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I vaguely remember one time when I was a kid, getting all worked up during a fight with one of my siblings. I don’t remember well what it was all about. What I do remember is my mum taking me by the hand and leading me into the lounge room, seating me in the recliner and helping me to calm myself simply by focussing on my breath. A wise woman, my mum.

That was back in the eighties, decades prior to the current mindfulness movement. It was one experience that started to teach me the power of using the breath. Later, as a young adult and prior to kids, I enjoyed beginning most mornings with a session of gentle, deep breathing and meditation. That twenty or thirty minutes of focussed attention and deep breathing would leave me feeling alert and calm.

As a wake up ritual it was better than coffee.

The details are hazy, but somewhere in the midst of having kids and wanting to be a fully hands-on dad, I stopped.

Now, I’m learning to breathe all over again.

Tonight, bedtime for my eight-year-old has been challenging. He’s overtired, tremendously fractious and has chipped away at my patience. His manner is loud and argumentative, but underneath all that he’s just tired. He’s feeling emotions of an intensity he’s still learning to manage and express appropriately. He is sensitive in personality and feels emotions strongly. I wouldn’t change that about him for the world.

Yet tonight he just won’t settle and I feel incredibly tense from our wrangling. If my wife was home we’d normally tag-team to change the dynamic, but I’m on my own tonight as she is out. I think about calling her to come home.

I retreat to the kitchen to regroup, stand there with eyes closed as I slowly draw in a breath. I count as I inhale 1-2-3-4, hold 1-2, exhale 1-2-3-4-5-6. Repeat. I continue for five to ten minutes, focused solely on my breath, and feel myself begin to relax.

I return to the bedroom and my son. He’s a little calmer too and accepts my offer to place my hands soothingly on him as I guide him through a calming relaxation of his own. It’s a ritual we’ve adopted when he can’t sleep. I guide him through deep, gentle breaths, feeling his soft pillow, the snuggly blankets, imagining his body relaxing and sinking into the mattress. I don’t get very far – he’s fast asleep in two minutes flat.

I wander back to the living room and sink onto the couch. I’m tired – close to, but not entirely, spent. Another small victory, not over my son but over the anxiety that has plagued me these past months. Within half an hour I’m at the computer in the flow of writing this post. This is progress.

These days I’m back to starting my days with twenty minutes of mindfulness meditation, longer on weekends and when I can. Anecdotally, I know this breathing-based practice is helping. I’m calmer and cope better with incidents like tonight’s bedtime challenges. I feel more in control of my emotions and my body’s physiological reactions. I’m not entirely there yet. I still have moments where I’m caught by surprise, where I feel overwhelmed, unable right then to keep my mind and emotions in check. But those times are getting less frequent. I know the meditation and the breathing exercises are helping.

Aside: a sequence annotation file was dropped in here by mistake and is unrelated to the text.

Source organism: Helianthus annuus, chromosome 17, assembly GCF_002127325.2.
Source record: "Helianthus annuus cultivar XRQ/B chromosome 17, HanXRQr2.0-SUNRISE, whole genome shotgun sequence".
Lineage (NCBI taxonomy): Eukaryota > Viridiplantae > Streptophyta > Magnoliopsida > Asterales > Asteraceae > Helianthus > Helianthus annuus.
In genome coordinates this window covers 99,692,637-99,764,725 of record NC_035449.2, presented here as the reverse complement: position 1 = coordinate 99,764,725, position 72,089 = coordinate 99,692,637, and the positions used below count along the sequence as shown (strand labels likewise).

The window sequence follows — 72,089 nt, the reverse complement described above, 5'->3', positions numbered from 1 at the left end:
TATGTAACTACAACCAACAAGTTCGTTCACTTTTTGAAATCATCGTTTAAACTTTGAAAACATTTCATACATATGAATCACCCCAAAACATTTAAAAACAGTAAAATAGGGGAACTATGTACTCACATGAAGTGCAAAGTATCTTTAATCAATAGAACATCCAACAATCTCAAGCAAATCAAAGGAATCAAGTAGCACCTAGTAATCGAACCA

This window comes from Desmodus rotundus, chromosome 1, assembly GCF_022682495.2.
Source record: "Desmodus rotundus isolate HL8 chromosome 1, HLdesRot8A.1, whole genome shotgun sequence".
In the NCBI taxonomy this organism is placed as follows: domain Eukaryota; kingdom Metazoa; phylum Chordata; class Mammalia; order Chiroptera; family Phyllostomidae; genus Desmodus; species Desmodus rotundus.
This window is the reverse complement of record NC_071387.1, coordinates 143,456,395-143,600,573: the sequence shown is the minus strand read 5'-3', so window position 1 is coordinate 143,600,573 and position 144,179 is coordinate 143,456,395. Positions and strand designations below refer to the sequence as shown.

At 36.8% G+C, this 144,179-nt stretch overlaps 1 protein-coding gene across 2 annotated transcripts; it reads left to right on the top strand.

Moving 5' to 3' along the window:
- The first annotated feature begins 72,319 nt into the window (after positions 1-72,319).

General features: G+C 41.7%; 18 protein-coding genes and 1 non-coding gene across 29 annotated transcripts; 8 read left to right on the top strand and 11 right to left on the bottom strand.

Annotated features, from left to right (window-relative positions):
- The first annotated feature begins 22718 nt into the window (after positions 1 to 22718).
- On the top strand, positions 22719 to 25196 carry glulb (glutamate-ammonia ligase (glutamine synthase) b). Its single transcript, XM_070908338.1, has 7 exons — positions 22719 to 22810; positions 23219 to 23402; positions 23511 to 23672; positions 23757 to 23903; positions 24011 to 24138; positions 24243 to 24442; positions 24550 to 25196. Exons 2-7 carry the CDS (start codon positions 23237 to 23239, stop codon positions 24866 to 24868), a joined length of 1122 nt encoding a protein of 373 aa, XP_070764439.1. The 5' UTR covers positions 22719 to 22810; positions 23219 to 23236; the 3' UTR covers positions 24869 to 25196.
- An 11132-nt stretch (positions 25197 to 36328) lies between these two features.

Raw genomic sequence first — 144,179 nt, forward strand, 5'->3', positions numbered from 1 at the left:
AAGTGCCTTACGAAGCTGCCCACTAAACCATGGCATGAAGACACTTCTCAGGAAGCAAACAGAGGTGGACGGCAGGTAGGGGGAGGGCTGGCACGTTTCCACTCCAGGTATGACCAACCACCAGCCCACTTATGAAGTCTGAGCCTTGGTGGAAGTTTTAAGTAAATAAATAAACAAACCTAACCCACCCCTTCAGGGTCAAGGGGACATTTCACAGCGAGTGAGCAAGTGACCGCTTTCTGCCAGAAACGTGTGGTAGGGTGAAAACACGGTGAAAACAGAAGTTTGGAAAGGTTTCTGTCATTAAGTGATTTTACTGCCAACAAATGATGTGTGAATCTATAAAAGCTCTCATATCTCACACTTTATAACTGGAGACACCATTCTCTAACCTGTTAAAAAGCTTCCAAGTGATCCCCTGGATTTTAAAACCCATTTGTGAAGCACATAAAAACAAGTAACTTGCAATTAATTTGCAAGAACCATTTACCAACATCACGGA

It’s not an inherently spiritual practice, despite its potential to allow a quiet space within me for the spiritual. To connect spiritually or lean into God’s presence, I pray. The meditation is all about training my brain.

Image is in public domain. Source: Pixabay.com

Image is in public domain. Source: pixabay.com

I call it “practice” because that’s exactly what I am doing. I’m strengthening my ability to focus my attention as well as to observe circumstances and even thoughts and emotions in a more detached way. Daily meditation is like reps at the gym to build up muscles.

Recent neuroimaging research indicates that meditation can help people become better at focusing attention, for longer and with less effort. It has been demonstrated to reduce the size and influence of the amygdala, the “fear centre” of the brain which is often overactive in people with anxiety. Not only does it appear to be very helpful where anxiety is already present, but its influence on the brain also has a protective quality.

Back to my focus on simply breathing, and less structured exercises like my moment in the kitchen tonight are effective too. Breathing is one of the few bodily processes that operates under dual control. By taking over conscious control of breathing – making it slow and rhythmic – it’s possible to reverse the body’s stress response. We react less emotionally while the rational, thinking part of the brain stays in control.

That’s the plan, anyway, but it seems to be working for me – sometimes. Of course, that’s why they call it practice.

My mum was onto something when she sat me down in that chair and told me to breathe. The breath is an always-there healing and stress management resource. I’m tapping into it daily and bit by bit, rediscovering the calm I once took for granted.

When was the last time you were conscious and intentional about your breath?